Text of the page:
Nature Diary: The New Forest, 18th June

The bliss of beginning a summer liberal of commitments (or at least ones I rather wouldn’t do). Having come home to Hampshire from university five days before, the sadness of leaving behind the Cornish landscape, the constant ‘happening’ and great friends is equally balanced out by the old familiars of the homestead, and in particular the local natural history I’ve grown up with, and as equally keen to catch up upon as I am with family and college friends. With the ‘real stuff’ been done down west now, coming home always feels like returning to Tolkien’s Shire – where good company, good food, and above all comfort, take precedence.

Now, if I could just get this bugger of a summer cold out the way.

One of those irritating ones where you’re still perfectly capable of functioning, but are considered to do toss all in terms of productivity, it’s been a waste of a day so far with the sun glowing smugly outside. Between re-enactments of Vesuvius’ eruption with truly Oscar-winning performances from my sinuses, the idle sitting has got too much, and as the day gives way to cooler, more operational climes, I clamber back into ‘Hugo’, my trusty Peugeot 107 (who’d almost certainly hate me if he was human, the way I treat his buzzy form lithe for urban driving like a 4×4 as we batter down country lanes), and head out for a midsummer evening’s performance that should be a highlight of every New Forest naturalist’s calendar

It’s only been a few minutes since driving past the first post that marks the boundary of the national park that I’m pulling up to the venue. Not particularly assuming, and not the most characteristic of settings in the Forest – a tiny copse of firs sheltering little more than bracken and pony-cropped grass upon a small rise. Yet stepping outside, the cool dusk air of a half-woken dream compares favourably to the atmosphere of dog walkers and picnickers in daylight hours. Nature is reclaiming the world. Just stopping to listen will reveal minute yet endless scuffles in the bracken litter, the bedtime chorus of blackbirds punctuated as the sense of sight dims.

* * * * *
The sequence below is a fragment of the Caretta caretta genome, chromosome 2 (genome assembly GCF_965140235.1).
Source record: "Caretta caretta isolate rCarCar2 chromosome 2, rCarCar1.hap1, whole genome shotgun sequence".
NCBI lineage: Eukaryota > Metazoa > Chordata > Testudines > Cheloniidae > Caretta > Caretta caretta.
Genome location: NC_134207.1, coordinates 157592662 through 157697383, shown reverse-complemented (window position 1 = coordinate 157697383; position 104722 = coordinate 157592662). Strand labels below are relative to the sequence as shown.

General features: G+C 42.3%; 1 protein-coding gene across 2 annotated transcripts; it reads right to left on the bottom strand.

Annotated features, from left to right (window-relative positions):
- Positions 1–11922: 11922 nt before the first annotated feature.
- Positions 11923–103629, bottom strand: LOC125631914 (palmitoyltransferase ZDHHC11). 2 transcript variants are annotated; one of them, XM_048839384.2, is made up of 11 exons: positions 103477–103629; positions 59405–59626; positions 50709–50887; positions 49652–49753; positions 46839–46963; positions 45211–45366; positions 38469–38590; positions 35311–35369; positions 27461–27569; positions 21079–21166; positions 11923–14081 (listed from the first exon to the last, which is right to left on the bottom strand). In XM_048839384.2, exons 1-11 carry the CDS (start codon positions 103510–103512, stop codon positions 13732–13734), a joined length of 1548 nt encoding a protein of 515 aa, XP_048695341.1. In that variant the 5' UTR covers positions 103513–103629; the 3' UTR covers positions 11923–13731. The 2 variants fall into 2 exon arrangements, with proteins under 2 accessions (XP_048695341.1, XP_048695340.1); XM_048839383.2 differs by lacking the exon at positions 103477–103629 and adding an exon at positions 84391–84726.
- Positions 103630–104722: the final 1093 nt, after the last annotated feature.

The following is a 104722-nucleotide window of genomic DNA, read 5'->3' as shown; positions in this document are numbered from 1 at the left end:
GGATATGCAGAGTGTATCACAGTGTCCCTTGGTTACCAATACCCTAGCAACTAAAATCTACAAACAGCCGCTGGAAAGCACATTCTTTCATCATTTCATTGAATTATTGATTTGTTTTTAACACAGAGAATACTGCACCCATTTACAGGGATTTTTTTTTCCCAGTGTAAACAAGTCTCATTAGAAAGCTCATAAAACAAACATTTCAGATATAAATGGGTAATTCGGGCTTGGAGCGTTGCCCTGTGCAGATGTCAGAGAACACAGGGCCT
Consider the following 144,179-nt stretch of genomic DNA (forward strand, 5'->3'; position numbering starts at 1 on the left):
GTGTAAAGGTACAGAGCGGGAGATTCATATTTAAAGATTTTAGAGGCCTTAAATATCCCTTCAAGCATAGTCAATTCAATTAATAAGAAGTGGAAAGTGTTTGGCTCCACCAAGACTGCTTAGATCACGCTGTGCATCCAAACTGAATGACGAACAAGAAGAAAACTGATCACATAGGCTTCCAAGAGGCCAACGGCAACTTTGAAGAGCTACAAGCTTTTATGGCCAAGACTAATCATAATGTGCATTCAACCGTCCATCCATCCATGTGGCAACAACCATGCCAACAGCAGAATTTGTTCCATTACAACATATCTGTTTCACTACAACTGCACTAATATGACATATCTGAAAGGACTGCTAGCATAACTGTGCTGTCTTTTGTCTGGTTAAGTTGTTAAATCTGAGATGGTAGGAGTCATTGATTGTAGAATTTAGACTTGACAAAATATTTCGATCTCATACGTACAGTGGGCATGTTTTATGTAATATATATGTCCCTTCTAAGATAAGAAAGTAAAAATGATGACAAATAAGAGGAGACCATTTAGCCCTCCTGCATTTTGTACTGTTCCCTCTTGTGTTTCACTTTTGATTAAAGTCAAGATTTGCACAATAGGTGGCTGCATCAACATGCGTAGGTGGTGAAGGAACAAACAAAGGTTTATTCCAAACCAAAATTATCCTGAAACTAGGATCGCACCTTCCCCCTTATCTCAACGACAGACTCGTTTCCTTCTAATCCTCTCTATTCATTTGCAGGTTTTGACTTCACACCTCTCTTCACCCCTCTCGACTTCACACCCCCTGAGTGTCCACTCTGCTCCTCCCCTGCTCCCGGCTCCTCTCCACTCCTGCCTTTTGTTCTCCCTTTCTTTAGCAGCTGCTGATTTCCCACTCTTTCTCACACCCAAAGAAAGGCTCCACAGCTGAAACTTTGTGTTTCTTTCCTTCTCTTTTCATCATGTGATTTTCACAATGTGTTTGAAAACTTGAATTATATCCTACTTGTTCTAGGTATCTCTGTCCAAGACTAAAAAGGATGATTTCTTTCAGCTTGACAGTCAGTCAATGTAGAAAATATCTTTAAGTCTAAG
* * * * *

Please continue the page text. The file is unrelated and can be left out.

It only takes two minutes walk to reach the top of the rise, and though the view stretches far towards Romsey and Southampton in the distance, the immediate vista is somewhat bleak – a vast plain that was once a conifer plantation. What appears now is a bleak waste of bracken interspersed with occasional birch trees, standing idly like stragglers at a wrapped-up party. It’s a textbook example of a managed manscape for forestry, that sits as the New Forest’s ying to the yang of ancient woods where royals once hunted.

But in nature, nothing’s ever completely deserted. And this waste is Shangri la to the enigmatic bird I’ve come to visit.

They’re all over the Forest, but previous visits have marked this place as my top spot. And sure enough, my reasoning is proven within ten minutes. Following a brief prelude appearance from a shrew, yittering like a bicycle wheel in need of oil as it scurries through the heather at my feet, that unearthly reel chorusing across the heath signals the first bird rising for the evening. A monosyllabic churr that sounds neither natural nor man-made – a signal from a UFO would be the closest thing I’d attune – is the first I’ve heard this summer, and all thoughts dictated by the bugs in my throat and sinuses disappear.